Rust - Writing Parsers With nom Parser Combinator Framework

I've been working on my new Rust side-project for several months now, and I've got some learnings to share. The project is called pq - it's a command-line tool to parse and query log files as time series. It comes with its own domain-specific language that is highly influenced by PromQL. A typical pq usage may look like this:

tail -f /var/log/nginx/access.log | pq '
/...some fancy regex.../
| map {
    .0 as ip,
    .2 as method,
    .3:str as status_code,
    .4 as content_len
| select topk(
              __line__{method="GET", status_code="200"}[1s]
      ) by (ip)
| to_json

pq has many components, including various log parsing strategies and a pretty sophisticated query execution engine. But surprisingly or not, about half of the time I've put into this project so far was dedicated to writing the parser of the pq's own query language. To be honest, when I was starting the project, I didn't see that coming...

nom logo

Luckily, writing a parser in Rust was mostly a pleasant experience, thanks to a crate concisely named nom. Although learning how to write parsers with nom wasn't completely seamless. So here is my journey.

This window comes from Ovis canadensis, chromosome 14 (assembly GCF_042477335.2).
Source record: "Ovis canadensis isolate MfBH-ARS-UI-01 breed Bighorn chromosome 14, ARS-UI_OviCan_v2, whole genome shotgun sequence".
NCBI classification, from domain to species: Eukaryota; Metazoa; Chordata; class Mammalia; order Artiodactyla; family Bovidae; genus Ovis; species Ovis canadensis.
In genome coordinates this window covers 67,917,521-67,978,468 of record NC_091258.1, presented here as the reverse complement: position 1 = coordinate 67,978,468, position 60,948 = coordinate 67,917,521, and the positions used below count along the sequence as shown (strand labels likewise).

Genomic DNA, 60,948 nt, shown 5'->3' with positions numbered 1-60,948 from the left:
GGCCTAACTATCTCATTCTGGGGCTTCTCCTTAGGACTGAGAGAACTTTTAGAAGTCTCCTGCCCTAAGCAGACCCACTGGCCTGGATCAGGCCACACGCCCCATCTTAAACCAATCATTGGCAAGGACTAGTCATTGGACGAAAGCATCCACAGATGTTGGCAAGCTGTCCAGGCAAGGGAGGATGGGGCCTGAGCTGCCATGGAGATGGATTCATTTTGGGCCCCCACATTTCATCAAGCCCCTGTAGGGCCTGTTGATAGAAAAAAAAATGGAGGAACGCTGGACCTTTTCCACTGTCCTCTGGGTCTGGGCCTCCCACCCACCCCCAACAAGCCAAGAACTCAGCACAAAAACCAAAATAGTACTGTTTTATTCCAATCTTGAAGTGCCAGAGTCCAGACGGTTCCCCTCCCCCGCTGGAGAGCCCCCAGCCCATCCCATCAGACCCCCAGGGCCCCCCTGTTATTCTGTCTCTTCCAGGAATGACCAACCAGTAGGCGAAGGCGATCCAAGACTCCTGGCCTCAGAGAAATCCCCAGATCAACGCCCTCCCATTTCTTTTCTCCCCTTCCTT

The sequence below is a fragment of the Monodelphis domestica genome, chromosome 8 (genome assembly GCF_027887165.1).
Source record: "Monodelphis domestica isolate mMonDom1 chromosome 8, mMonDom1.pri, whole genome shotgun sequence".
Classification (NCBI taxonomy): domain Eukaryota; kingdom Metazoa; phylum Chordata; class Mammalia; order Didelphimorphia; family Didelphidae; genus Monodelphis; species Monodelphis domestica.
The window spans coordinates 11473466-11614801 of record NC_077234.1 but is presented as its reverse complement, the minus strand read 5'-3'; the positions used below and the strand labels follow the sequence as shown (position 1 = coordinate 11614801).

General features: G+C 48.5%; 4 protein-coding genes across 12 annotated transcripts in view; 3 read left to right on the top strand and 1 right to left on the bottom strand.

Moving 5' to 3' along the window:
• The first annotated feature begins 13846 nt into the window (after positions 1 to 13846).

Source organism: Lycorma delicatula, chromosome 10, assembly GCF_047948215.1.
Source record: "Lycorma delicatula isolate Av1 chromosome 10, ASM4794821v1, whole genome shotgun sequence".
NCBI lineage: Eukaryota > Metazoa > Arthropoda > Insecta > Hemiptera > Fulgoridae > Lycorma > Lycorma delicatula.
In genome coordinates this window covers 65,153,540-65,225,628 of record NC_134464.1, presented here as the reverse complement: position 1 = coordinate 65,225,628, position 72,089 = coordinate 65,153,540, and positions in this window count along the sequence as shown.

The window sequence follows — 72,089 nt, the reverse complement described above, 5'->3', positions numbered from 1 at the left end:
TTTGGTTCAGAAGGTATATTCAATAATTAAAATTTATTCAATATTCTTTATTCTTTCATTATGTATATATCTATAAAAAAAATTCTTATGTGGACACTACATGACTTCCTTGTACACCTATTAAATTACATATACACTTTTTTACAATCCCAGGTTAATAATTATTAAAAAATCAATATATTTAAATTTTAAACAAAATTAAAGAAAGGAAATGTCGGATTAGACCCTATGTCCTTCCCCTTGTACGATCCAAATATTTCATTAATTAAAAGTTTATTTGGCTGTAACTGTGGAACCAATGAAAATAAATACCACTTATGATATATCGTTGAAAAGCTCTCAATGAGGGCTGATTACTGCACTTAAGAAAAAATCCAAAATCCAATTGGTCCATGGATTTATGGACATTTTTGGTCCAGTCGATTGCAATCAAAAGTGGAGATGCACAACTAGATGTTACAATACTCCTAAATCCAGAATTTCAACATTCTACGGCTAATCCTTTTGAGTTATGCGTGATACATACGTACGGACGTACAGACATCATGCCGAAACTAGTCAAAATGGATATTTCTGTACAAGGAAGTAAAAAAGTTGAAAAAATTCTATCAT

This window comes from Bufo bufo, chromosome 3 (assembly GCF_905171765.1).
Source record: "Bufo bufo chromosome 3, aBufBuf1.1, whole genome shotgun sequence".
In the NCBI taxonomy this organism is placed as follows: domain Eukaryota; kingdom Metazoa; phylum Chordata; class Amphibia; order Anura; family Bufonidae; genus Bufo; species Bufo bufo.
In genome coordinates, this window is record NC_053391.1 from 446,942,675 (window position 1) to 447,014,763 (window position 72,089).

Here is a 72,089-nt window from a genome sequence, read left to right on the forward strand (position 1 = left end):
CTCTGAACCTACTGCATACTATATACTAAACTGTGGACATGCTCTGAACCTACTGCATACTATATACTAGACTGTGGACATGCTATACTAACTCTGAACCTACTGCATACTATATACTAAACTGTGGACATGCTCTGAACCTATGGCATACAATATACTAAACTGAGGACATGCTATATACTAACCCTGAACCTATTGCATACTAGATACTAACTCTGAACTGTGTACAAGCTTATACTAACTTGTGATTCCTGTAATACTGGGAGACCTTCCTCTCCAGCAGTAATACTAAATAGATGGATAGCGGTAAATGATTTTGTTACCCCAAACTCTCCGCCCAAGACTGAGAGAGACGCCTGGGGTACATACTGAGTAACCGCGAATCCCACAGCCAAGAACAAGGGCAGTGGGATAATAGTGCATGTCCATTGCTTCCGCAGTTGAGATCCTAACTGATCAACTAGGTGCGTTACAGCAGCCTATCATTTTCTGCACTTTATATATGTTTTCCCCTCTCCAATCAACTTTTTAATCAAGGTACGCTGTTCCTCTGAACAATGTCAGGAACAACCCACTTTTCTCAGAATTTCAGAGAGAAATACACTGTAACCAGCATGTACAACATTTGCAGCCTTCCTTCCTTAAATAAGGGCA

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pq - parse and query log files as time series

I often find myself staring at Nginx or Envoy access logs flooding my screens with real-time data. My only wish at such moments is to be able to aggregate these lines somehow and analyze the output at a slower pace, ideally, with some familiar and concise query language. And to my surprise, I haven't met a tool satisfying all my requirements yet. Well, I should be honest here - I haven't done thorough research. But if there would be a tool as widely known as jq for JSON, I wouldn't miss it probably.

So, here we go - my attempt to write a full-fledged parsing and query engine and master Rust at the same time. Yes, I know, it's a bad idea. But who has time for good ones?

First things first - a usage preview:

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